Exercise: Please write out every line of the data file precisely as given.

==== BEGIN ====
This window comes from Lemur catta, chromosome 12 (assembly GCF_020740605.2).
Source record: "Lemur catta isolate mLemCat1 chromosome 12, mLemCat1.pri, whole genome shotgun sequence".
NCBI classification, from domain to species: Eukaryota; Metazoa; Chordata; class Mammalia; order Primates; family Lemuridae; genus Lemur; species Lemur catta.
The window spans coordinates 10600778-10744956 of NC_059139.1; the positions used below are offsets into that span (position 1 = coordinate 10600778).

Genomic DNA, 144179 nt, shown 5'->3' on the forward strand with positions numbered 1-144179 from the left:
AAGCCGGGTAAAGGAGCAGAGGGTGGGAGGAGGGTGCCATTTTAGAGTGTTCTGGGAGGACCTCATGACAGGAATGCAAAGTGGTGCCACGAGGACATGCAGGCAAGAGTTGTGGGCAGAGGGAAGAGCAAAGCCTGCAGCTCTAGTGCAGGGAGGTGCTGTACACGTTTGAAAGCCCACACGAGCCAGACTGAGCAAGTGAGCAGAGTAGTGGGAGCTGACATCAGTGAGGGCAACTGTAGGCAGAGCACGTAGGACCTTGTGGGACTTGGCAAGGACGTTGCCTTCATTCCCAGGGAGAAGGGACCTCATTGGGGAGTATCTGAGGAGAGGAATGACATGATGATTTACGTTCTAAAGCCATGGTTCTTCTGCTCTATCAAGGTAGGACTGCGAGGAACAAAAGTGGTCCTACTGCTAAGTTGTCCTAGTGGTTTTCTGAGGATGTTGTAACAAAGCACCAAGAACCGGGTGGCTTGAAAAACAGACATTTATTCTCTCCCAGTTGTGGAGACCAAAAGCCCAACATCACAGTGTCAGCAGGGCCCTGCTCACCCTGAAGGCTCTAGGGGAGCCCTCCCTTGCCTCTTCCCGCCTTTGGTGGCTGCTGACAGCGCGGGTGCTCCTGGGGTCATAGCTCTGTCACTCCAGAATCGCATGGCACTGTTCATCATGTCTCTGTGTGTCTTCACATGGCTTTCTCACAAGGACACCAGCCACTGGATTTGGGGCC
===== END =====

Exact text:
This window comes from Lemur catta, chromosome 12 (assembly GCF_020740605.2).
Source record: "Lemur catta isolate mLemCat1 chromosome 12, mLemCat1.pri, whole genome shotgun sequence".
NCBI classification, from domain to species: Eukaryota; Metazoa; Chordata; class Mammalia; order Primates; family Lemuridae; genus Lemur; species Lemur catta.
The window spans coordinates 10600778-10744956 of NC_059139.1; the positions used below are offsets into that span (position 1 = coordinate 10600778).

Genomic DNA, 144179 nt, shown 5'->3' on the forward strand with positions numbered 1-144179 from the left:
AAGCCGGGTAAAGGAGCAGAGGGTGGGAGGAGGGTGCCATTTTAGAGTGTTCTGGGAGGACCTCATGACAGGAATGCAAAGTGGTGCCACGAGGACATGCAGGCAAGAGTTGTGGGCAGAGGGAAGAGCAAAGCCTGCAGCTCTAGTGCAGGGAGGTGCTGTACACGTTTGAAAGCCCACACGAGCCAGACTGAGCAAGTGAGCAGAGTAGTGGGAGCTGACATCAGTGAGGGCAACTGTAGGCAGAGCACGTAGGACCTTGTGGGACTTGGCAAGGACGTTGCCTTCATTCCCAGGGAGAAGGGACCTCATTGGGGAGTATCTGAGGAGAGGAATGACATGATGATTTACGTTCTAAAGCCATGGTTCTTCTGCTCTATCAAGGTAGGACTGCGAGGAACAAAAGTGGTCCTACTGCTAAGTTGTCCTAGTGGTTTTCTGAGGATGTTGTAACAAAGCACCAAGAACCGGGTGGCTTGAAAAACAGACATTTATTCTCTCCCAGTTGTGGAGACCAAAAGCCCAACATCACAGTGTCAGCAGGGCCCTGCTCACCCTGAAGGCTCTAGGGGAGCCCTCCCTTGCCTCTTCCCGCCTTTGGTGGCTGCTGACAGCGCGGGTGCTCCTGGGGTCATAGCTCTGTCACTCCAGAATCGCATGGCACTGTTCATCATGTCTCTGTGTGTCTTCACATGGCTTTCTCACAAGGACACCAGCCACTGGATTTGGGGCC